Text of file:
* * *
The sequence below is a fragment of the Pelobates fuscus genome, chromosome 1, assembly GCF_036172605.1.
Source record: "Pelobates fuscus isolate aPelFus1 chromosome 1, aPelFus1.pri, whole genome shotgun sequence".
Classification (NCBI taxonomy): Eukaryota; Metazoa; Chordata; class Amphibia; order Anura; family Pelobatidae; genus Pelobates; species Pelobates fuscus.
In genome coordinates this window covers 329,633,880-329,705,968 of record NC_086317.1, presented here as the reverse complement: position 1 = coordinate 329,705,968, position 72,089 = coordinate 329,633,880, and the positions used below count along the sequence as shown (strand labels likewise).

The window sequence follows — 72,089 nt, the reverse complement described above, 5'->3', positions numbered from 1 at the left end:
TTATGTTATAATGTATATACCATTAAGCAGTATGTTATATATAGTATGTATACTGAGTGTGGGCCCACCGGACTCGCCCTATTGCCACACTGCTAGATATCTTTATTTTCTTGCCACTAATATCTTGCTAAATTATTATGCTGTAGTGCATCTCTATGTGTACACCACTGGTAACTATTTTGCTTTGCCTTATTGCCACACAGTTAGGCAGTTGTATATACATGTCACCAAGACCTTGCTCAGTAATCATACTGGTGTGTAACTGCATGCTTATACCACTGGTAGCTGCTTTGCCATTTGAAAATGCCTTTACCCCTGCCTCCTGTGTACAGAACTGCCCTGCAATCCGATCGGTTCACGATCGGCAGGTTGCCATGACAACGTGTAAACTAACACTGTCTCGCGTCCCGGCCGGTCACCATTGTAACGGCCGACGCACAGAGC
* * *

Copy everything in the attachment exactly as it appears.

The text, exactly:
The sequence below is a fragment of the Pelobates fuscus genome, chromosome 1, assembly GCF_036172605.1.
Source record: "Pelobates fuscus isolate aPelFus1 chromosome 1, aPelFus1.pri, whole genome shotgun sequence".
Classification (NCBI taxonomy): Eukaryota; Metazoa; Chordata; class Amphibia; order Anura; family Pelobatidae; genus Pelobates; species Pelobates fuscus.
In genome coordinates this window covers 329,633,880-329,705,968 of record NC_086317.1, presented here as the reverse complement: position 1 = coordinate 329,705,968, position 72,089 = coordinate 329,633,880, and the positions used below count along the sequence as shown (strand labels likewise).

The window sequence follows — 72,089 nt, the reverse complement described above, 5'->3', positions numbered from 1 at the left end:
TTATGTTATAATGTATATACCATTAAGCAGTATGTTATATATAGTATGTATACTGAGTGTGGGCCCACCGGACTCGCCCTATTGCCACACTGCTAGATATCTTTATTTTCTTGCCACTAATATCTTGCTAAATTATTATGCTGTAGTGCATCTCTATGTGTACACCACTGGTAACTATTTTGCTTTGCCTTATTGCCACACAGTTAGGCAGTTGTATATACATGTCACCAAGACCTTGCTCAGTAATCATACTGGTGTGTAACTGCATGCTTATACCACTGGTAGCTGCTTTGCCATTTGAAAATGCCTTTACCCCTGCCTCCTGTGTACAGAACTGCCCTGCAATCCGATCGGTTCACGATCGGCAGGTTGCCATGACAACGTGTAAACTAACACTGTCTCGCGTCCCGGCCGGTCACCATTGTAACGGCCGACGCACAGAGC